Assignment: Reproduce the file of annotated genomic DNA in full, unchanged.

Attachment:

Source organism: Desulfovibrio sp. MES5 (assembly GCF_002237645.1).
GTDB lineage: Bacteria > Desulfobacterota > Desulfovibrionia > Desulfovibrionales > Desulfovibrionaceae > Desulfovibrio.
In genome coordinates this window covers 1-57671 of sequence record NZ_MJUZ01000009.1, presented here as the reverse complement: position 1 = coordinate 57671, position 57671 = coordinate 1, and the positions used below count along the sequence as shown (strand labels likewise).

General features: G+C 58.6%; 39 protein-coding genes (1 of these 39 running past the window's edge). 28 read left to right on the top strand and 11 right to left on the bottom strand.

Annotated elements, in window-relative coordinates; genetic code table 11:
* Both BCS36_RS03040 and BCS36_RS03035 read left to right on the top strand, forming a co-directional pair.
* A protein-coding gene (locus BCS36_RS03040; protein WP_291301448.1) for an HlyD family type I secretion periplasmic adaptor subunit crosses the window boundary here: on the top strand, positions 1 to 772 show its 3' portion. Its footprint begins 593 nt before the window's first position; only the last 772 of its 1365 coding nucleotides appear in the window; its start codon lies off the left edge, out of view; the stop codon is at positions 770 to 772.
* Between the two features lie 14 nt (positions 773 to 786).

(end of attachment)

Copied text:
Source organism: Desulfovibrio sp. MES5 (assembly GCF_002237645.1).
GTDB lineage: Bacteria > Desulfobacterota > Desulfovibrionia > Desulfovibrionales > Desulfovibrionaceae > Desulfovibrio.
In genome coordinates this window covers 1-57671 of sequence record NZ_MJUZ01000009.1, presented here as the reverse complement: position 1 = coordinate 57671, position 57671 = coordinate 1, and the positions used below count along the sequence as shown (strand labels likewise).

General features: G+C 58.6%; 39 protein-coding genes (1 of these 39 running past the window's edge). 28 read left to right on the top strand and 11 right to left on the bottom strand.

Annotated elements, in window-relative coordinates; genetic code table 11:
* Both BCS36_RS03040 and BCS36_RS03035 read left to right on the top strand, forming a co-directional pair.
* A protein-coding gene (locus BCS36_RS03040; protein WP_291301448.1) for an HlyD family type I secretion periplasmic adaptor subunit crosses the window boundary here: on the top strand, positions 1 to 772 show its 3' portion. Its footprint begins 593 nt before the window's first position; only the last 772 of its 1365 coding nucleotides appear in the window; its start codon lies off the left edge, out of view; the stop codon is at positions 770 to 772.
* Between the two features lie 14 nt (positions 773 to 786).